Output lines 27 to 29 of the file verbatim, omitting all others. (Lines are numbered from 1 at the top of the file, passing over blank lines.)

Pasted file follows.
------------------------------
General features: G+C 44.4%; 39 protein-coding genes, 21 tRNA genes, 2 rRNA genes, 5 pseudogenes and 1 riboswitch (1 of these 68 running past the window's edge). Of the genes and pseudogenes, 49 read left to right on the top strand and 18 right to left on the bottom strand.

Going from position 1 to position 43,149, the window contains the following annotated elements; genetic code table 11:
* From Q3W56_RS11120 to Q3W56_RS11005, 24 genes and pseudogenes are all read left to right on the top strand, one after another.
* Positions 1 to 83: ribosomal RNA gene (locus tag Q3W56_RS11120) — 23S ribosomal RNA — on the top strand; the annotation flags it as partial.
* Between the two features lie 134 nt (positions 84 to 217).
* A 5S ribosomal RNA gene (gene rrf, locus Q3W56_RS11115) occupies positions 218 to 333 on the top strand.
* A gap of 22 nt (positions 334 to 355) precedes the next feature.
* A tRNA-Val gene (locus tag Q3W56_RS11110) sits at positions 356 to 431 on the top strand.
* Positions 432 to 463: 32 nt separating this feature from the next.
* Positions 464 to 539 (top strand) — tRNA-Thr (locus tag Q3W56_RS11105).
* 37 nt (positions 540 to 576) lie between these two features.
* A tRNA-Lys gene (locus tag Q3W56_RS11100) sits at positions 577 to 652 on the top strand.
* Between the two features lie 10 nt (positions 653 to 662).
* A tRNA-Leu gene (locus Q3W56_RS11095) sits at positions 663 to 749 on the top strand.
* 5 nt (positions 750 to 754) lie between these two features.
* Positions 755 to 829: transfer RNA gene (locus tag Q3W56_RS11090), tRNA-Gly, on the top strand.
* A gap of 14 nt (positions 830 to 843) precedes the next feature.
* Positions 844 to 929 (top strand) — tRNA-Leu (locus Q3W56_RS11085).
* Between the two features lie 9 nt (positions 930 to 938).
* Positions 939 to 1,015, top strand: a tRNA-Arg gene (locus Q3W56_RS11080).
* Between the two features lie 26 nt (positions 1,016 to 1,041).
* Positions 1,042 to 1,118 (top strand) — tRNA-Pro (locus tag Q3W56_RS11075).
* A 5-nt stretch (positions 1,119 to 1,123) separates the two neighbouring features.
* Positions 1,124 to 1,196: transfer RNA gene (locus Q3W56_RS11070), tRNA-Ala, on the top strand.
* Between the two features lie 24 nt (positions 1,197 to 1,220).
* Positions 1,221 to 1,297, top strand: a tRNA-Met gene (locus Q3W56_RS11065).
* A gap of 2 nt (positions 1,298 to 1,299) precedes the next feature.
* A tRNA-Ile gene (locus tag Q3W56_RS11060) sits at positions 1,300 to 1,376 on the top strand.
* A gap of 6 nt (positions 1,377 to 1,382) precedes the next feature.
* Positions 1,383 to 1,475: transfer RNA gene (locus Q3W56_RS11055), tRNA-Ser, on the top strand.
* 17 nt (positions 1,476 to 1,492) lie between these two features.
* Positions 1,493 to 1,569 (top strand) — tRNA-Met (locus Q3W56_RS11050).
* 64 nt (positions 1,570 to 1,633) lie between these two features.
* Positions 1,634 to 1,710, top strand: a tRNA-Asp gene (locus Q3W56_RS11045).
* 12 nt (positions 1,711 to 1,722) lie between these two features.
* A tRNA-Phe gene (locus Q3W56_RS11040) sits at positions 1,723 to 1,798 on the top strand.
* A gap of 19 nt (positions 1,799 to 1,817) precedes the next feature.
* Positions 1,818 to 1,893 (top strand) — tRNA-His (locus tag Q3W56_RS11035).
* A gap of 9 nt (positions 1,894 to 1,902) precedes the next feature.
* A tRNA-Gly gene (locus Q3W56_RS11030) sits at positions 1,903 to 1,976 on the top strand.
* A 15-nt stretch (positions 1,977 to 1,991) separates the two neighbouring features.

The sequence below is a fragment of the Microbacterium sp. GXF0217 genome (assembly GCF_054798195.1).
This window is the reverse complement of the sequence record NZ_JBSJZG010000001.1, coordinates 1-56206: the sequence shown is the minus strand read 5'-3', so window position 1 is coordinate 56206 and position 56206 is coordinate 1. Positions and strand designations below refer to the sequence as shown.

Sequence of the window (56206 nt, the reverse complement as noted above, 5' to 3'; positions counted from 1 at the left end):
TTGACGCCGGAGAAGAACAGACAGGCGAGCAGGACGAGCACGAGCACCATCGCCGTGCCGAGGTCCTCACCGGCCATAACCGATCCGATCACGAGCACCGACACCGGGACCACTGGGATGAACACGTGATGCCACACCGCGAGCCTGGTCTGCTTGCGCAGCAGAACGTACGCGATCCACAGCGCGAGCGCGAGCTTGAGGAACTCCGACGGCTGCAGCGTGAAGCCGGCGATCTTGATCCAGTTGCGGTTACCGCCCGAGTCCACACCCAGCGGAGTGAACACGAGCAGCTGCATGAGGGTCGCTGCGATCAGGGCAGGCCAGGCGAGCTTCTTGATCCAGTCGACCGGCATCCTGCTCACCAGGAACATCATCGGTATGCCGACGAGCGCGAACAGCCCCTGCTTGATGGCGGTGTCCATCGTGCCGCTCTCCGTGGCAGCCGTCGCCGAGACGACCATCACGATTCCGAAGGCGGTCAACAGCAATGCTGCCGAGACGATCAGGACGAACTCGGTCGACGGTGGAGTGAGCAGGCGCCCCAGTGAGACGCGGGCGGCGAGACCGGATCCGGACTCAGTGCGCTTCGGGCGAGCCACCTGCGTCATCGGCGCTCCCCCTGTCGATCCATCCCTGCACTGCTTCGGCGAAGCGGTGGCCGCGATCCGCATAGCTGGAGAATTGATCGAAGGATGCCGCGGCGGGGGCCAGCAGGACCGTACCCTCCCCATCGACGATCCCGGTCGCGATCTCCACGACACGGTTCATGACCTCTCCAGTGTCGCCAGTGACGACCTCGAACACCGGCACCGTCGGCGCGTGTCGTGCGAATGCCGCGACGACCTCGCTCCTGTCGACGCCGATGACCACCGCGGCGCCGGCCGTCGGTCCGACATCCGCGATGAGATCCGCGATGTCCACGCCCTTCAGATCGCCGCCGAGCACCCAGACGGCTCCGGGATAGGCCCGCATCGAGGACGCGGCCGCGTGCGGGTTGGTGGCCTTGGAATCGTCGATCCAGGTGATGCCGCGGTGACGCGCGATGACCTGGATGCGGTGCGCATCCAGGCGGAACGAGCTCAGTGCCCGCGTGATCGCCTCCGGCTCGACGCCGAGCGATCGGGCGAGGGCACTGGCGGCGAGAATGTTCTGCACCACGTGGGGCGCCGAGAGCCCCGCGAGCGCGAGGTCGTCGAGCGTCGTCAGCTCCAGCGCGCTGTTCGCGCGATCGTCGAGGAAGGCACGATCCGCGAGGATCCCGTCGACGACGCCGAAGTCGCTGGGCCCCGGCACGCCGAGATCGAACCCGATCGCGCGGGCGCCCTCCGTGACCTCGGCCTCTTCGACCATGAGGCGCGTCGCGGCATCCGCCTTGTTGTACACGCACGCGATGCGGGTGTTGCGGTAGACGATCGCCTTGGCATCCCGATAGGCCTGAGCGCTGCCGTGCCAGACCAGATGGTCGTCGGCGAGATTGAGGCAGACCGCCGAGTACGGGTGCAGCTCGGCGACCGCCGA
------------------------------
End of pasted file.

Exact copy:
* A gap of 2 nt (positions 1,298 to 1,299) precedes the next feature.
* A tRNA-Ile gene (locus tag Q3W56_RS11060) sits at positions 1,300 to 1,376 on the top strand.
* A gap of 6 nt (positions 1,377 to 1,382) precedes the next feature.